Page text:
MANATEE -- State officials released a new set of water quality test results Friday, concluding that “there are no water quality concerns for metals and other parameters in Bishop Harbor.”
But the results also showed that levels of cadmium, a highly toxic heavy metal, had actually increased near the former Piney Point phosphate plant, now owned by HRK Holdings, LLC. And levels of phosphorus and nitrogen continued to be “very high,” according to an attorney who specializes in environmental cases.
HRK officials first reported problems at their facility May 11. They determined that water was leaking from the site because of ruptures in a plastic liner that covers the floor of the former gypsum stacks, where dredge material from Port Manatee has been handled.
On May 29, state officials allowed emergency discharges to ensure the structural integrity of the site. Millions of gallons were discharged per day for weeks. The Florida Department of Environmental Protection tested water samples collected in the area May 30 and again June 9.
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Much of the water that leaked from the site drained downhill to Bishop Harbor, which is part of the Terra Ceia Aquatic Buffer Preserve.
“Of particular note, the results show that cadmium, which was detected in the discharge to the Buckeye Road ditch, is more than 10 times below the cadmium marine water quality standard that applies to this system,” said a DEP summary of the most recent data.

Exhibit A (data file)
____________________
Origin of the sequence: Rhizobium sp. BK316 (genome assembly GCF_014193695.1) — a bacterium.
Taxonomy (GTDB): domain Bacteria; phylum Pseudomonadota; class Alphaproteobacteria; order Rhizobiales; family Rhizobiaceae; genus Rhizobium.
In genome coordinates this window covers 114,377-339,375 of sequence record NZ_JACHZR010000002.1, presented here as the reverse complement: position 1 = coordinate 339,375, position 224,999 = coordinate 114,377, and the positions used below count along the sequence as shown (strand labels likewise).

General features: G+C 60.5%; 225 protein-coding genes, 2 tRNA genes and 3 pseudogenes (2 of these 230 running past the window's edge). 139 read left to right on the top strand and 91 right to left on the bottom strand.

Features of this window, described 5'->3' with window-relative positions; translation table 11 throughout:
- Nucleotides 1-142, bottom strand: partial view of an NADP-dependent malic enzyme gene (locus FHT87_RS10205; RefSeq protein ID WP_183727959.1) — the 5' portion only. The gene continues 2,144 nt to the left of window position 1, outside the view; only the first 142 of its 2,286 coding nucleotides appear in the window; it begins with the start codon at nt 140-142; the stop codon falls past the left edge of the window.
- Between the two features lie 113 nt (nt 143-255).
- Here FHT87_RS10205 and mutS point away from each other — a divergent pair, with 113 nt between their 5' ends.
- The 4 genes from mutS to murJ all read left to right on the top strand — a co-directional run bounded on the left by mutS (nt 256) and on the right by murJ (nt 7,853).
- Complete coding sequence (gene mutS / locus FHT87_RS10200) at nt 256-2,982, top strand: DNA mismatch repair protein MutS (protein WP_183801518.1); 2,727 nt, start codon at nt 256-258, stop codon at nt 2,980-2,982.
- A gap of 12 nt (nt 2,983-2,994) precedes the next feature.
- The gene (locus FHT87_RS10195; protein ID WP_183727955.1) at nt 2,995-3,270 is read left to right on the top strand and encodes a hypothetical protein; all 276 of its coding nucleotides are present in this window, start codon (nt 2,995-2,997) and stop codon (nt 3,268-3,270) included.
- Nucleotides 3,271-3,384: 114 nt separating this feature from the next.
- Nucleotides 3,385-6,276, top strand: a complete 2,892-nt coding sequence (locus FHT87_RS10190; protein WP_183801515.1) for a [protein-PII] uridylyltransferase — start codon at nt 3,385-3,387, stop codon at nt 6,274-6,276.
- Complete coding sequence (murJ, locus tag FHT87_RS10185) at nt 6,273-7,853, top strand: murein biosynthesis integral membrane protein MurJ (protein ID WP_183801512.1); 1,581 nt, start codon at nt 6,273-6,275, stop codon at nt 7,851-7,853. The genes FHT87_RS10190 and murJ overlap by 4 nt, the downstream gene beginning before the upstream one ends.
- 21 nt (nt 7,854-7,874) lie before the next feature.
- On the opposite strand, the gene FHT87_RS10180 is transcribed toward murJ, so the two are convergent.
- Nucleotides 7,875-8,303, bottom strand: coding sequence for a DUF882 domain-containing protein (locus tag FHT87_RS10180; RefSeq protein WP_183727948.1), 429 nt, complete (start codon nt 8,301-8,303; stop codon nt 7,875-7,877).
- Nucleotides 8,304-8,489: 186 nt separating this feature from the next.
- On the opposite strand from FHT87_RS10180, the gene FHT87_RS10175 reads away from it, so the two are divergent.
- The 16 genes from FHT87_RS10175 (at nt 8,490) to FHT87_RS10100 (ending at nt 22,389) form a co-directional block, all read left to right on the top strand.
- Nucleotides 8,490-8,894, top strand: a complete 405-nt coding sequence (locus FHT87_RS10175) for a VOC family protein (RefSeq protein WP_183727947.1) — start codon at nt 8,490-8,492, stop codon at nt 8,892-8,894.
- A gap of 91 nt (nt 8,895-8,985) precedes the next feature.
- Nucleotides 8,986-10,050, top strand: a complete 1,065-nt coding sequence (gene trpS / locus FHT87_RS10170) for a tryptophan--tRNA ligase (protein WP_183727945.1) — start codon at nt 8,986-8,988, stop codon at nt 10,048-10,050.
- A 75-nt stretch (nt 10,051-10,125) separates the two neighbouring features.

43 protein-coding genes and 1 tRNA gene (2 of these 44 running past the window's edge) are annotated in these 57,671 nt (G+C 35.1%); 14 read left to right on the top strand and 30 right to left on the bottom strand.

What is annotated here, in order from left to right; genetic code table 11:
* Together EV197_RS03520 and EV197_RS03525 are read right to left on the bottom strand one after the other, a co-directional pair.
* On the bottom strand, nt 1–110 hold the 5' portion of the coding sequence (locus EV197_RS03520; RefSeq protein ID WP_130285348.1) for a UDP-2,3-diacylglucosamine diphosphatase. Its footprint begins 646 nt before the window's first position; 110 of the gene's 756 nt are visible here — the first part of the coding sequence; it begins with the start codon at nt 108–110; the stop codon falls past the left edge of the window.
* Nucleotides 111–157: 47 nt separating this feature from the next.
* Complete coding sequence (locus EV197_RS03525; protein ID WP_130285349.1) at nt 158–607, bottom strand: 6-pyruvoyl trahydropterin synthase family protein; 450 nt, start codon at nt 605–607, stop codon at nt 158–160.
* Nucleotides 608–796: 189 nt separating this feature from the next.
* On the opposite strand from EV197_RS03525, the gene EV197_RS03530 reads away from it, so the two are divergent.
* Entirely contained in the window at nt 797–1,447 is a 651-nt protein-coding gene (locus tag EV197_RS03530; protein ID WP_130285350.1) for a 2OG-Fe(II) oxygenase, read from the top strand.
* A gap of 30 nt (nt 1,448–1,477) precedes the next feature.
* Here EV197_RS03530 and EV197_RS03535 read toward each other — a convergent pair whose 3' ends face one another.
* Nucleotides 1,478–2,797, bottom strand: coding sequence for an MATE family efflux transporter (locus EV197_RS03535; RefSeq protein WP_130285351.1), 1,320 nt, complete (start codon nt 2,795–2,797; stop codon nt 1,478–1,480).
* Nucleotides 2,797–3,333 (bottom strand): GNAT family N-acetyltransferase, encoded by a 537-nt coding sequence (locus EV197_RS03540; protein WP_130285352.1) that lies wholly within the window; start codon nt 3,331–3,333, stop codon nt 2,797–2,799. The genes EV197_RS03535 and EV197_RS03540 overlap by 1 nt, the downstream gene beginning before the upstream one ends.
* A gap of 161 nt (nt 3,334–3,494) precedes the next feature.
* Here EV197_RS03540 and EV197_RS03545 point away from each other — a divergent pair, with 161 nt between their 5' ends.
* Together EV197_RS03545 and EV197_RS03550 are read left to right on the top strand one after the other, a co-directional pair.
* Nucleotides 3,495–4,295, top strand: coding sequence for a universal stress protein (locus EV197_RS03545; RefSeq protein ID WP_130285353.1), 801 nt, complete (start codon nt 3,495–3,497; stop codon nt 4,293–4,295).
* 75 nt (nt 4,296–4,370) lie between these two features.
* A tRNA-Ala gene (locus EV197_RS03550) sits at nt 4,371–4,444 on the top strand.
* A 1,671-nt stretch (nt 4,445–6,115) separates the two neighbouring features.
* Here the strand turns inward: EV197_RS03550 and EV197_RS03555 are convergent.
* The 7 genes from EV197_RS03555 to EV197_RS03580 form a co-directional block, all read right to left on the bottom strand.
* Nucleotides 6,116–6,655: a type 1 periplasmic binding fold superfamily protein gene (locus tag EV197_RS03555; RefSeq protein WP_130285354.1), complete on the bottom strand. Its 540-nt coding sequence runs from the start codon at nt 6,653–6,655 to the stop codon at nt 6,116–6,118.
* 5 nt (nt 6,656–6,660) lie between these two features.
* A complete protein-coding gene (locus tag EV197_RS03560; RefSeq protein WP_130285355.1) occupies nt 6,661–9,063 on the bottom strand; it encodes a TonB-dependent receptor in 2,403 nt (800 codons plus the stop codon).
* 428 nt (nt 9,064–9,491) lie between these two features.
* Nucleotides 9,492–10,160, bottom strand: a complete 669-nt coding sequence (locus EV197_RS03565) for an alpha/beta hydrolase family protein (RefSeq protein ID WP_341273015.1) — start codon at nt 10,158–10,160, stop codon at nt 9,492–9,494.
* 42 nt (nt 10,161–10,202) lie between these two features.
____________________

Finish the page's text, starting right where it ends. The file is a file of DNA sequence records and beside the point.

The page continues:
The testing found cadmium at one site in the harbor at a concentration of 0.73 micrograms per liter, well below the state saltwater standard of 8.8 micrograms per liter, DEP officials said.
But the amount of cadmium DEP discovered at an outfall that drained into a ditch alongside Buckeye Road was higher than the sample taken May 30, the results showed.
The latest results showed 2.4 micrograms per liter, compared to 2.0 micrograms per liter previously, both well above the freshwater standard of .22 micrograms per liter.
Cadmium levels are evaluated in part in connection with the hardness of the water, and seawater by its nature is a hardwater system, according to John Coates, deputy director for DEP’s Division of Water Resources Management.
He contended that would be a mitigating factor, since the discharge from the site was mostly seawater.
Environmental attorney David Guest agreed, but said of the findings: “The problem is the area around the outfall is gravely polluted; the question is, ‘How big an area is being seriously contaminated?’ and it sounds like a pretty big area.”
Guest, managing partner at an environmental law firm called Earthjustice, also was troubled by what he termed “still very high” levels of the nutrients phosphorus and nitrogen listed in the report.
High levels of the two nutrients have consistently ranked as one of the top causes of degradation of water bodies in the U.S., according to the federal Environmental Protection Agency’s website.
In 2006, HRK purchased the property previously owned by the Mulberry Corp., which had declared bankruptcy. With the blessing of state environmental regulators, the company cleaned the former phosphate stacks of slurry and debris and installed plastic linings designed to hold dredge material from Port Manatee.
The dredging is in conjunction with construction of Berth 12, designed to attract giant cargo ships that will be using the Panama Canal once an expansion is completed in 2014.
With the help of great quantities of seawater from Manatee Harbor, pipelines from the port carried dredge debris to HRK’s facility at 13300 U.S. 41 N.
On June 3, port officials halted dredging to provide time for the company to find the source of the leaks and to repair them. Officials have said it will begin again once repairs are made.
Sara Kennedy, Herald reporter, can be reached at (941) 745-7031.